MOSCOW – An unmanned Russian Proton-M rocket carrying three satellites exploded and crashed early Tuesday seconds after launch at the Baikonur cosmodrome in neighboring Kazakhstan.
The unfolding drama was broadcast live on Rossiya 24, the Russian news television channel.
“What a beautiful sight!” the news announcer said as the rocket lifted off from the launching pad. But seconds later he gasped when the rocket suddenly turned sideways and caught fire. “But something is going wrong! Something is wrong! It seems to be a catastrophe!”
The rocket hit the ground in a burst of fire and black smoke not far from the launching pad. No casualties were reported in the newscast.
The rocket carried three satellites of the Glonass system, Russia’s equivalent to the global positioning system, or GPS. It was equipped with a DM-3 booster being used for the first time since December 2010, when a Proton-M rocket also failed to launch three Glonass satellites into space. Those satellites then fell into the Pacific.
Proton-M rockets are produced at Khrunichev Space Center in Moscow.
The crash probably was unrelated to the DM-3 booster, said Sergei Gromov, the leading engineer of Space Corp. Energia.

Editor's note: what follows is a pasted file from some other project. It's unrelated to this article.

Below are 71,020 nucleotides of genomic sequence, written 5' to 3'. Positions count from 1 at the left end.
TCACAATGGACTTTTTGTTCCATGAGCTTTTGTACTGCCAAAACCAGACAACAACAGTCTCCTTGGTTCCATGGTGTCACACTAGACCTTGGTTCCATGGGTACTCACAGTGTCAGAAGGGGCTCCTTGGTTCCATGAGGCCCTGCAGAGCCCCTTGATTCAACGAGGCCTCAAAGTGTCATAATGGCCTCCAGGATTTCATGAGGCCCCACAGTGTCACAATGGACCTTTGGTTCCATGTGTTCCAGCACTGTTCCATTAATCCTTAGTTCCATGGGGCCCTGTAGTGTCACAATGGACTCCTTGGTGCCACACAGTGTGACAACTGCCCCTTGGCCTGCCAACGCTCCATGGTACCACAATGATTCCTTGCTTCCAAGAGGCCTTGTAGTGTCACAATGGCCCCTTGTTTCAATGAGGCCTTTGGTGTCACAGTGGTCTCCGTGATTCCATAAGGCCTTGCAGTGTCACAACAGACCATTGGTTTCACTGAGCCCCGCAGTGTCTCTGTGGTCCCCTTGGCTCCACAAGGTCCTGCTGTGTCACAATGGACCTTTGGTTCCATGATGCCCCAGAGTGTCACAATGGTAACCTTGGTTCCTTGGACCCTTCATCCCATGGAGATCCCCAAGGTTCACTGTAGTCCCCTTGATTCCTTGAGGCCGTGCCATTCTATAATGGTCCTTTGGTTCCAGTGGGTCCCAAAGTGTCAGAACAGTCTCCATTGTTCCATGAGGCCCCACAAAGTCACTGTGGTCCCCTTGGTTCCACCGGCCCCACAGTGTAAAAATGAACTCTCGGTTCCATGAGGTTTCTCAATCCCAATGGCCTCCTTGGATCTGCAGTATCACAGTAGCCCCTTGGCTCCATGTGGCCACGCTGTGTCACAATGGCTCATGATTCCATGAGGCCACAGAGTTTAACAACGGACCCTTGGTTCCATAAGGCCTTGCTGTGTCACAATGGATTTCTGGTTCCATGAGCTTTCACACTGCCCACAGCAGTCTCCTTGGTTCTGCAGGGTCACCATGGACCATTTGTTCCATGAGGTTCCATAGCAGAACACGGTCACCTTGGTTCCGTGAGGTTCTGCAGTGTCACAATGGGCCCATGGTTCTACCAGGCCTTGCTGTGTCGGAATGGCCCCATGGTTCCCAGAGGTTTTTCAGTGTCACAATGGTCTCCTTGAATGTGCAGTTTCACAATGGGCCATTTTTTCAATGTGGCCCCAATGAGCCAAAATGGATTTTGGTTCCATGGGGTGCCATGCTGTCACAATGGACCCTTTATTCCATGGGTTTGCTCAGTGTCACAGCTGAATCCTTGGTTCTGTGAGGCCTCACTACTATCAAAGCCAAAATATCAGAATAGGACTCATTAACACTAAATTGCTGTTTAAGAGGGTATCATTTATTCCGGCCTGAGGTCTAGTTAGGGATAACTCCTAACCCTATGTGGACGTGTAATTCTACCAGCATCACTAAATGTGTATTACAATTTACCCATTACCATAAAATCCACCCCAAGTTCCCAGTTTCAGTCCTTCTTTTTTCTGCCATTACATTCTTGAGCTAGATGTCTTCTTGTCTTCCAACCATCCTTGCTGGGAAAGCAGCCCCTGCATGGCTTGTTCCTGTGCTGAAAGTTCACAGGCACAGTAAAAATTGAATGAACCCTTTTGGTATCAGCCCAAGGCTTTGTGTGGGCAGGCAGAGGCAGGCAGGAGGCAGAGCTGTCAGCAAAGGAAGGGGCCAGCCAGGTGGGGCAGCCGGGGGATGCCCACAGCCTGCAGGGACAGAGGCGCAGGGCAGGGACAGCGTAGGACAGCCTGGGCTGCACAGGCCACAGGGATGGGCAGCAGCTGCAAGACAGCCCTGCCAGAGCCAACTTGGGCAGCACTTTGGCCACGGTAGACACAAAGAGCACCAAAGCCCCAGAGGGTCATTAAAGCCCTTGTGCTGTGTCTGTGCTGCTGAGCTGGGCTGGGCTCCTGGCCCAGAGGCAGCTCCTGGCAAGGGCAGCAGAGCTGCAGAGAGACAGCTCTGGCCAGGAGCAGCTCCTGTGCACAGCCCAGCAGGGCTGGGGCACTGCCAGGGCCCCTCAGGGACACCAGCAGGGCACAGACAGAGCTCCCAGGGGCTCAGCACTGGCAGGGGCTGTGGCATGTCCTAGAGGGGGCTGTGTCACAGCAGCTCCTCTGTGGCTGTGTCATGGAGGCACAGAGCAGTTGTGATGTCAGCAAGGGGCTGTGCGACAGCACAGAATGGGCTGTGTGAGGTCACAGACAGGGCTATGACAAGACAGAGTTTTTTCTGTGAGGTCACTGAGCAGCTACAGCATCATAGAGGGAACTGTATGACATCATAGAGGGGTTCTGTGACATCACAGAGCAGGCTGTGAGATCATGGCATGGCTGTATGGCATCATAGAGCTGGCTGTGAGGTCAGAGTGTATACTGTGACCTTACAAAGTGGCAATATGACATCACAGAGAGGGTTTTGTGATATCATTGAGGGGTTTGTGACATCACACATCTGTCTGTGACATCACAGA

“DM-3 was to be switched into motion only about an hour after the launch so obviously it cannot be the problem,” Gromov said in an interview with The Times.
“Accidents do happen in [the Russian space program] but we shouldn’t see a tendency here either as there have been several successful launches of Proton-M recently.”
Gromov said that the highly toxic liquid rocket fuel called heptil in Russian can seriously contaminate the launching area and harm the cosmodrome equipment.
Tuesday’s disaster came as the Russian Investigative Committee is reportedly looking into the alleged embezzlement of millions of dollars associated with agencies involved in Glonass construction.